Profiles in Nursing
Mildred Dalton Manning (1914-2013), WWII POW and the “Last Angel”
She joined the Army to see the world
Seventy-six years ago, American military nurses in the Philippines became prisoners of war. The last known survivor of these “Angels of Bataan and Corregidor” was former U.S. Army Nurse Corps Lt. Mildred Dalton Manning.
Join the Army, See the World
When 2nd Lt. Milly Dalton, RN, arrived at Clark Field in Manila in October 1941, it was a dream come true for a poor girl from rural Georgia. Born in a farmhouse, she’d grown up wearing homemade clothes and had to stay with her grandparents so she could attend high school.
During the Great Depression, she trained at the Grady Hospital School for Nurses in Atlanta and became the hospital’s head surgical nurse. In 1939, she gave up her post to join the Army Nurse Corps.
For Dalton, like other military recruits since time immemorial, travel was the primary attraction of military service. Short of winning the Irish Sweepstakes or marrying a millionaire, it was her only chance of seeing the world, which was also why she requested a transfer to Manila. “I asked for the Philippines because from there you could travel all over the Orient,” she later explained.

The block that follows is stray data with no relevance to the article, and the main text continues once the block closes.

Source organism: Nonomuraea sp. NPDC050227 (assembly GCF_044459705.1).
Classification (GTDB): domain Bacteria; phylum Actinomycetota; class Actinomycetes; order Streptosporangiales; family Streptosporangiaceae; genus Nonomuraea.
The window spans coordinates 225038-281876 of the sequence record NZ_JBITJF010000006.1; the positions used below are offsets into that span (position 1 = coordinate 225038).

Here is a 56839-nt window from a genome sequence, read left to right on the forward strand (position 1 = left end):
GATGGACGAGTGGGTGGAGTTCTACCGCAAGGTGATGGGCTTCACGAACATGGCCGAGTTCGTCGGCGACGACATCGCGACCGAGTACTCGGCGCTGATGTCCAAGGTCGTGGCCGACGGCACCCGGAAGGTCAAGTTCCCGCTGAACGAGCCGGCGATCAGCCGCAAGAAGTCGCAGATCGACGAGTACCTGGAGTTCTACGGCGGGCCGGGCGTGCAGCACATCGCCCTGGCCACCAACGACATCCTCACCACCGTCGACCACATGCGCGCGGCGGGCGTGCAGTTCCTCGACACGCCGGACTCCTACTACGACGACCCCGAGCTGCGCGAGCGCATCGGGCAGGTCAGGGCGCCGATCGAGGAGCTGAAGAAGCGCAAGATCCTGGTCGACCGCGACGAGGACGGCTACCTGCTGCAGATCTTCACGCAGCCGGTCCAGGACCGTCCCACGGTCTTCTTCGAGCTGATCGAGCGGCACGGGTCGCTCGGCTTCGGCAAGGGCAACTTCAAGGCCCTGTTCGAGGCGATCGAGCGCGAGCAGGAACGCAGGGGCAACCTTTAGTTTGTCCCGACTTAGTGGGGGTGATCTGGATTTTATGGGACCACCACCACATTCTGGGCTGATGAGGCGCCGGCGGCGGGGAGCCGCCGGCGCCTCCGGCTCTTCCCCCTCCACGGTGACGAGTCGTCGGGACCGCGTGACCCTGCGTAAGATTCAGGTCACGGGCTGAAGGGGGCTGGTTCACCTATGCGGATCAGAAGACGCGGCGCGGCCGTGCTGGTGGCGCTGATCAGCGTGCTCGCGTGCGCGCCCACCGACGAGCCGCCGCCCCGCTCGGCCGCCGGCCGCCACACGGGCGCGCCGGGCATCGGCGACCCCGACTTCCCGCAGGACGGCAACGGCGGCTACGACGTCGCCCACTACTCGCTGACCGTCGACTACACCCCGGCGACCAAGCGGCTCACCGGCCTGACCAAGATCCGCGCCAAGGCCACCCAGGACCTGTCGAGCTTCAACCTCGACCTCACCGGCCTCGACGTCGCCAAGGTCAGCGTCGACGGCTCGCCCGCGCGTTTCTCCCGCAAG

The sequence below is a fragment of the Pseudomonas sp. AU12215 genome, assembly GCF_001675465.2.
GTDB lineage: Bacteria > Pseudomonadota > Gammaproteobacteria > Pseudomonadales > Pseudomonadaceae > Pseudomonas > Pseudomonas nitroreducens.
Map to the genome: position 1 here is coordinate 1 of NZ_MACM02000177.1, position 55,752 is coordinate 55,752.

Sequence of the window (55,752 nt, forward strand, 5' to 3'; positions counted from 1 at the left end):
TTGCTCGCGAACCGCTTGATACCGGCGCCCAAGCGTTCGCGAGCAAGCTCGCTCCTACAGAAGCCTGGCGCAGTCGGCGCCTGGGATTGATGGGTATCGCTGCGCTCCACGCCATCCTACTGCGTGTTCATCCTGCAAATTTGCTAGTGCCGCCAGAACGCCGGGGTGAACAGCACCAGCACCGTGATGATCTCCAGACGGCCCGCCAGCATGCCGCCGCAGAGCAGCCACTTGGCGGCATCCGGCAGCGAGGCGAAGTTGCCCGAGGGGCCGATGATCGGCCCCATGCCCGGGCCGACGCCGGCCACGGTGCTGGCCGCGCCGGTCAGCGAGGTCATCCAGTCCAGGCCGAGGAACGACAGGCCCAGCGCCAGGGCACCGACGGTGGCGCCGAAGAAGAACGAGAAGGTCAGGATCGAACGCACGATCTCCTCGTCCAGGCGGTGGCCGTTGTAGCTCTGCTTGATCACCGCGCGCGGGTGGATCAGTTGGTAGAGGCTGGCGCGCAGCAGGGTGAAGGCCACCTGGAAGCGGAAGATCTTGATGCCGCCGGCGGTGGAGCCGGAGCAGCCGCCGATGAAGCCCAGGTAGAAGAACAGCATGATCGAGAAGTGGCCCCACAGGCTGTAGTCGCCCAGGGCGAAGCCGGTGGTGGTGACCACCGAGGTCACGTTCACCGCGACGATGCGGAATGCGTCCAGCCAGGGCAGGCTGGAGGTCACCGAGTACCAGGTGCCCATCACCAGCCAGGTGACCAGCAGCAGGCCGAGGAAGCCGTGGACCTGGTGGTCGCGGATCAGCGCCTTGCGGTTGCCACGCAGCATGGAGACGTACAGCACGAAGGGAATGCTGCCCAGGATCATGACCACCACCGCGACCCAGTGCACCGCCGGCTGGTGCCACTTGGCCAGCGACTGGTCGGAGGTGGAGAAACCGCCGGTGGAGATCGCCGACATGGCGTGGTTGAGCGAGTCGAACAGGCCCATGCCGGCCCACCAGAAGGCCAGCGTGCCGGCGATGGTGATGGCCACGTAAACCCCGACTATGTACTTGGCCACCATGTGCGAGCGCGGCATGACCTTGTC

Care in the Jungle
Although most of Clark Field had heard about the Japanese bombing of Pearl Harbor by breakfast time on December 8, the base was sorely ill-prepared when it too fell under attack that afternoon. Dalton survived unscathed, but things soon went from bad to worse.
On Christmas Day, she and 19 other nurses traveled by ferry to the newly established Bataan General Hospital No. 2, near Cabcaban on the Bataan Peninsula. Despite its name, General Hospital No. 2 was nothing more than tables and cots spread across 3 acres of open jungle. It was primarily a convalescent facility, allowing Bataan’s marginally less crude General Hospital No. 1 to focus on the most critical combat casualties.